Liberty is Not Found in a Democracy

“Real liberty is not found in the extremes of democracy, but in moderate governments. If we incline too much to democracy, we shall soon shoot into a monarchy, or some other form of dictatorship.”   Alexander Hamilton

Government indoctrination centers have muddled the waters to such an extinct that the majority of people in this country do not know what form of government we have, nor do many care.   Many people are under the false impression that America is a democracy. This is of course utter nonsense.  The United States is not a democracy – it is a Constitutional Republic. And yes, it does matter because the two are not interchangeable.

The overriding characteristic of democracy is subjectivism, the doctrine that reality and truth is not a firm absolute but a fluid realm subjective to consciousness.   Reason is irrelevant therefore whatever the majority want, they get regardless of how unprincipled or objectionable it may be to the citizens.   Just like a tyranny or monarchy, the law becomes whatever the government determines it to be. Laws do not represent reason – they represent force. In this form of government restraint rests upon the individual, not government. Rights are but privileges that can be rescinded at any time, for any reason.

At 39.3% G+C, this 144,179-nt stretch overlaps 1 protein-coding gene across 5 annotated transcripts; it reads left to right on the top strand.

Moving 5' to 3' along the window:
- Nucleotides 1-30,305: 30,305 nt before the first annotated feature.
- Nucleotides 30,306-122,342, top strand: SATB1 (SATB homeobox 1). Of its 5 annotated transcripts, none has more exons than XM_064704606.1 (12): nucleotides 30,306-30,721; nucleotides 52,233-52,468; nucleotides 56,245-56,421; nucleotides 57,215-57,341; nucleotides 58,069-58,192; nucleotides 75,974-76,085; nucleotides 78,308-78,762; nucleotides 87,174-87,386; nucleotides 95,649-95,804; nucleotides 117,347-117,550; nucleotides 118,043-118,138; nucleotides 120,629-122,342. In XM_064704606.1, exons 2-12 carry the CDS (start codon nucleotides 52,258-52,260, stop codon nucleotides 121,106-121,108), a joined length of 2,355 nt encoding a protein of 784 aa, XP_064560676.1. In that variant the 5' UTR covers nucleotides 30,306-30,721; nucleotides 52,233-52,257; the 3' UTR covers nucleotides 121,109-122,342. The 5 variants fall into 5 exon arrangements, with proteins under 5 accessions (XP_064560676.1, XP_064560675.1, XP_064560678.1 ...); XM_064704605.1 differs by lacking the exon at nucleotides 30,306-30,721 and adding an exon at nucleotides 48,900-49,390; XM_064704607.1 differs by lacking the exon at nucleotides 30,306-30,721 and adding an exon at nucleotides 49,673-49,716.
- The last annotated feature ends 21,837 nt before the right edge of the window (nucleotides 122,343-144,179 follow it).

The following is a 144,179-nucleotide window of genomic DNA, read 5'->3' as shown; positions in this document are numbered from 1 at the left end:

In a Republic, sovereignty resides with the people themselves and government operates as a servant of the people. It’s true, a Republic has some similarities to democracy in that it uses democratic processes to elect representatives and pass new laws, etc., but the critical difference lies in the fact that a Republic has a Constitution that limits government powers, establishes how government is structured and creates checks and balances between the branches of government, the goal of which is to avoid the danger of either tyranny or mobocracy. It is the Constitution, as well as the willingness of the people to live by it that keeps Americans free.

Our Founding Fathers, fearing a democracy as much as a monarchy, understood the importance of a government in which the majority of the population would set the course, but the minority would be able to influence the process through the structures established in our founding documents. They were extraordinarily conscientious with regard to the concept of separation of powers, not just between branches of government, but within the principal branch of government most representative of and responsive to the people, Congress.

It is our form of government, our history, and our founding documents that have kept America free. If we remain apathetic, if we do not stand up for our rights, for our freedoms, for our nation, we will lose them.

“You have rights antecedent to all earthy governments; rights that cannot be repealed or restrained by human laws; rights derived from the Great Legislator of the Universe.” John Adams

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